The U.S. Attorney's office has formally dropped its case against the Anaheim landlord who stood to lose his $1.5 million retirement property over a $37 pot sale in a dispensary he'd already evicted, a case first exposed by the Weekly in February of this year. The feds had been seeking to drop the case for months, but had insisted that the landlord, Tony Jalali, a software engineer, agree to surprise inspections and to never rent to another marijuana dispensary.
Jalali, who is represented by both Matthew Pappas and the Washington D.C.-based lnstitute for Justice, had refused to agree to those terms. In the deal reached today, the feds have dropped all conditions except one: that Jalali not demand that the U.S. government pay his attorneys fees. Even more importantly, the feds have dropped the case with prejudice, meaning that they cannot threaten to seize his property again.
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Today, the feds also dropped similar cases against three other landlords, Dr. Mark Burcaw, who owns two properties in Santa Ana, including one that currently houses a dispensary, as well as Tom Woo and finally, Walter and Diane Botsch, who stood to lose a property that had been renting to a dispensary in the Eagle Rock neighborhood of Los Angeles. Although both the government and the landlords have signed the deal, attorney Pappas told the Weekly that the court needs to officially sign off on the agreement, which is expected to occur momentarily.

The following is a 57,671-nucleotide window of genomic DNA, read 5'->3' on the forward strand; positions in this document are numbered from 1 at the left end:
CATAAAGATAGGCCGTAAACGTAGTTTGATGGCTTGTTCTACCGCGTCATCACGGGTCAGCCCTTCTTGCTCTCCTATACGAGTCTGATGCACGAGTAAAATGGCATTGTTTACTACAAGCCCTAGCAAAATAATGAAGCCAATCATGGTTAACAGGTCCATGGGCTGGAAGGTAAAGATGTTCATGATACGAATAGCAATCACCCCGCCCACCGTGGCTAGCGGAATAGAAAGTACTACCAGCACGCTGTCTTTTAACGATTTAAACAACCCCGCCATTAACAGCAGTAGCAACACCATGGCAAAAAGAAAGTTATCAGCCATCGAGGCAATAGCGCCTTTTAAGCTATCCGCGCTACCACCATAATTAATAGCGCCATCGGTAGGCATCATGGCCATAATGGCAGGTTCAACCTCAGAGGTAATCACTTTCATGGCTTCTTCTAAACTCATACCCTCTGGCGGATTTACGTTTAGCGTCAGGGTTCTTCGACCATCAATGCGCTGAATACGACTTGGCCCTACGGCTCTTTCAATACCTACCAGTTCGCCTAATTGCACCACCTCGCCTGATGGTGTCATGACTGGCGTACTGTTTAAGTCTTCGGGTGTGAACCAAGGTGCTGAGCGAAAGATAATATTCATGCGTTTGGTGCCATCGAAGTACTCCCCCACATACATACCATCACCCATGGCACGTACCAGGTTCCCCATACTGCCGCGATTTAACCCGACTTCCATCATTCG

"There will be no refiling of these actions," Pappas said, adding that he believes the deal was reached thanks to the Obama administration's recent ratcheting down on the war on marijuana, both medical and recreational, which suddenly highlighted the incongruous attacks on citizen and patient rights being carried out by the U.S. attorney's office in Southern California, as the Weekly has been reporting.
"It's pretty amazing for them to come up and dismiss the cases, pretty unusual," Pappas remarked. "I think it's a major victory for patients, [and] for citizens in general."